Proper drafting of employment agreements requires a thorough understanding of applicable UAE law and customs. Even seasoned UAE employers/employees have difficulty understanding the application of the law to their situation, particularly so in a climate where many turn to the local newspapers to attempt to understand the interpretation of a particular law or regulation.
Ministry of Labour Contract v. Internal Employment Contract
Both employers and employees must fully understand the legal repercussions of documentation that is executed. It is common practice for employees to arrive in Dubai on the representations and provisions set forth in an official employment agreement on the employer’s letterhead — however, this employment agreement soon becomes relegated to an “internal contract,” and in general is superseded by the MoL contract once issued. The MoL contract is a green-colored form agreement issued by the Ministry of Labour, in English and Arabic, where the parties simply fill in the blanks (and then file with the MoL). Employers and employees must be fully aware of the significance of a discrepancy among these contracts, and how the courts address these issues. In general, the MoL contract will supersede any internal employment agreement to the extent there is a conflict; however, in the absence of a conflict, both documents will govern the employment relationship. Clients must be keenly aware of the pitfalls that arise in the interplay between the MoL contract and the internal employment contract, including employees commencing work for an employer pursuant to a duly executed internal employment contract (but where the MoL contract and visa have not yet been issued), amendments to the employee’s compensation and duties that are reflected in the course of employment but not in the employment agreements, confusion arising from “limited” and “unlimited” MoL and/or internal employment agreements and rights of termination. Parties may elect to use their own form of employment agreement filed with the MoL, but this agreement must be in Arabic.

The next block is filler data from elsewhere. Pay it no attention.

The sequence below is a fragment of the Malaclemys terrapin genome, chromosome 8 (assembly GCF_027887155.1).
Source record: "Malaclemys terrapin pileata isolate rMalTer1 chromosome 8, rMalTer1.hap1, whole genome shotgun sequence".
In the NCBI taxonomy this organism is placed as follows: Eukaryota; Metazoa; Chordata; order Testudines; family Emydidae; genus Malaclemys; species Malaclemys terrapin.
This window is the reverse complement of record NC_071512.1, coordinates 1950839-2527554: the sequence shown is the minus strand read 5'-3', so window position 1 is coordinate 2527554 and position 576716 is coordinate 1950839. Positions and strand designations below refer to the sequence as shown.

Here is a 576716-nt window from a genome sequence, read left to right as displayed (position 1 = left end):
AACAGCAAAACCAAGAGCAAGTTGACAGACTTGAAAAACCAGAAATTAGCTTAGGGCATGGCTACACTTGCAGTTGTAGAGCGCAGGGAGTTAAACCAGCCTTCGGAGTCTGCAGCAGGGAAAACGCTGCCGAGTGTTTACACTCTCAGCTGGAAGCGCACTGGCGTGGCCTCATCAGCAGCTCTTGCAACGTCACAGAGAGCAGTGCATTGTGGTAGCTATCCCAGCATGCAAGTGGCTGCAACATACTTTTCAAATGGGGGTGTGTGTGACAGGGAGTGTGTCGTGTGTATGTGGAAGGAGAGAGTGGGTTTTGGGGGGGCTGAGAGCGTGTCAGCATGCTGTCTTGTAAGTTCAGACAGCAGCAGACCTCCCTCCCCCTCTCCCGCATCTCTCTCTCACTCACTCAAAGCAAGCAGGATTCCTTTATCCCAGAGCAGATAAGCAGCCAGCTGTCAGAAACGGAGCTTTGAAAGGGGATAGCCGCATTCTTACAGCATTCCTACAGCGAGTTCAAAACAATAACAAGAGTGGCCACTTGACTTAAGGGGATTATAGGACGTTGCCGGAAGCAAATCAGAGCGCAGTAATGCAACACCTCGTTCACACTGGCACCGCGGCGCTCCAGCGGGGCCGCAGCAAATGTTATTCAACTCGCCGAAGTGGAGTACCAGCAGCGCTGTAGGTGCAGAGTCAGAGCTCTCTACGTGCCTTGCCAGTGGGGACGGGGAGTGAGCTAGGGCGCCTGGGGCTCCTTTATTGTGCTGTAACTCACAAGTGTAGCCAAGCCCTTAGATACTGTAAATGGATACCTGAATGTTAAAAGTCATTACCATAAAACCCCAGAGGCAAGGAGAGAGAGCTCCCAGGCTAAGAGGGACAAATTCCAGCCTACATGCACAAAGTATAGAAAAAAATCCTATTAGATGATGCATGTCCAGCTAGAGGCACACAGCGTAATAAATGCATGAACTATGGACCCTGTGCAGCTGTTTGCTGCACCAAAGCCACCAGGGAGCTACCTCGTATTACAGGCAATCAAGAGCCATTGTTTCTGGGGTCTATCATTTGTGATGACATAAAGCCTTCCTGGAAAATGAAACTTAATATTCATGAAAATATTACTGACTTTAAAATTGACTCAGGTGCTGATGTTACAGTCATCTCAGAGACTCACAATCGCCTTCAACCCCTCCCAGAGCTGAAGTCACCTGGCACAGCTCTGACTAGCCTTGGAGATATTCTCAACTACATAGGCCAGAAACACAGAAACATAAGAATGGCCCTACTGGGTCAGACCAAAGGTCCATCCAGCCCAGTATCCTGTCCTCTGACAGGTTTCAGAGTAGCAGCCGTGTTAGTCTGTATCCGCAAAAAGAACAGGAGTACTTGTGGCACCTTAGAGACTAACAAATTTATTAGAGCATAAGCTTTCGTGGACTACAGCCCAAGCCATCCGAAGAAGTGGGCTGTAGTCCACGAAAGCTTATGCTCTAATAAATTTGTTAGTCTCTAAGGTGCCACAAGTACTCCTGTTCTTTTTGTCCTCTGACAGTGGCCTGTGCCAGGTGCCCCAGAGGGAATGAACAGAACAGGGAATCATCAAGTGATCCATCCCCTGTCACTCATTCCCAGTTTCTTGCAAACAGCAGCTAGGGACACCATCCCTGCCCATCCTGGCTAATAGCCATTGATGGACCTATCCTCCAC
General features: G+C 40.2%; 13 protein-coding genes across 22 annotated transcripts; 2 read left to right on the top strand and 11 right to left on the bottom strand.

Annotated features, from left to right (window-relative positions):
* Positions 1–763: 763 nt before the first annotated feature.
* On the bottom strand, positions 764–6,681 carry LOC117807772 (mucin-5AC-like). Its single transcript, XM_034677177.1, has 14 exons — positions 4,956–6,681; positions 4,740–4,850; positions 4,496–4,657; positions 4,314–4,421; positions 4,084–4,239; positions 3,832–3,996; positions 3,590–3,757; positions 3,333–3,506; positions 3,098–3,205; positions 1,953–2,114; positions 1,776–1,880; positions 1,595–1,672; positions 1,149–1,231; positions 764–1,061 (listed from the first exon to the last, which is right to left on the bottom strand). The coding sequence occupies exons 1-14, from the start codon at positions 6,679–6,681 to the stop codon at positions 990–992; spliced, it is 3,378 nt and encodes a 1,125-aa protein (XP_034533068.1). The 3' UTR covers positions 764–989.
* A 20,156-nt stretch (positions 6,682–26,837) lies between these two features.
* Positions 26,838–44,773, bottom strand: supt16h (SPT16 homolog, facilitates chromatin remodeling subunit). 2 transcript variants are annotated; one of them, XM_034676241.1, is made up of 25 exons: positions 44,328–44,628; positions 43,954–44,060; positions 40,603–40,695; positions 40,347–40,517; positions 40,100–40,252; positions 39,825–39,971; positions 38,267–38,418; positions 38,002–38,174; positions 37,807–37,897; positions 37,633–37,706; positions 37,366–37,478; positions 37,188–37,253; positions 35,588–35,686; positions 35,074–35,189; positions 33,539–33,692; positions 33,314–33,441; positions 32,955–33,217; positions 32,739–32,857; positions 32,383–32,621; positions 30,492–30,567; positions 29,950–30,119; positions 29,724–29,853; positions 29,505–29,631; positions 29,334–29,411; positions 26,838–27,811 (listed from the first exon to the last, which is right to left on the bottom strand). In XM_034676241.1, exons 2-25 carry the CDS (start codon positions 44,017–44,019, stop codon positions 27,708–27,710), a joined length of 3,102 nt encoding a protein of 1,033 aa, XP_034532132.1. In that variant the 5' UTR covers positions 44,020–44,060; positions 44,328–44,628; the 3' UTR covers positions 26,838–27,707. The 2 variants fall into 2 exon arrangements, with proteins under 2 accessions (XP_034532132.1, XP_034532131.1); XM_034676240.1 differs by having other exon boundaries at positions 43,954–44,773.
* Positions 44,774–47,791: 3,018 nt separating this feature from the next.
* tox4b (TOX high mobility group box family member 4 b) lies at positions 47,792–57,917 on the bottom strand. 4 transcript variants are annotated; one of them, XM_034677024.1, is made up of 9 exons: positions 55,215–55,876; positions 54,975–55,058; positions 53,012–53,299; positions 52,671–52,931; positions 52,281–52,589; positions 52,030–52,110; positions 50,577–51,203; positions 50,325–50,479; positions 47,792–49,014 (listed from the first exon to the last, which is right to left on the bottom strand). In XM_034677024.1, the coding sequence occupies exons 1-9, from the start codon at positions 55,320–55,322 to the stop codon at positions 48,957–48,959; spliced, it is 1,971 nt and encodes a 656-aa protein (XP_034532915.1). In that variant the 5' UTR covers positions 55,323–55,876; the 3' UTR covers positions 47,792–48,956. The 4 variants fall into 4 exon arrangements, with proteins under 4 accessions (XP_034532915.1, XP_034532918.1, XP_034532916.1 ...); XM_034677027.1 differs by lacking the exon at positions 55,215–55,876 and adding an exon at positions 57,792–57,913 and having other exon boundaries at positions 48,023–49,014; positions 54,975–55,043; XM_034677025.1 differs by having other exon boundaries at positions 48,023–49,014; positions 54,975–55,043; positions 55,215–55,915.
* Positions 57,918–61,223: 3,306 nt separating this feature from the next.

Terms and Conditions of Employment Contracts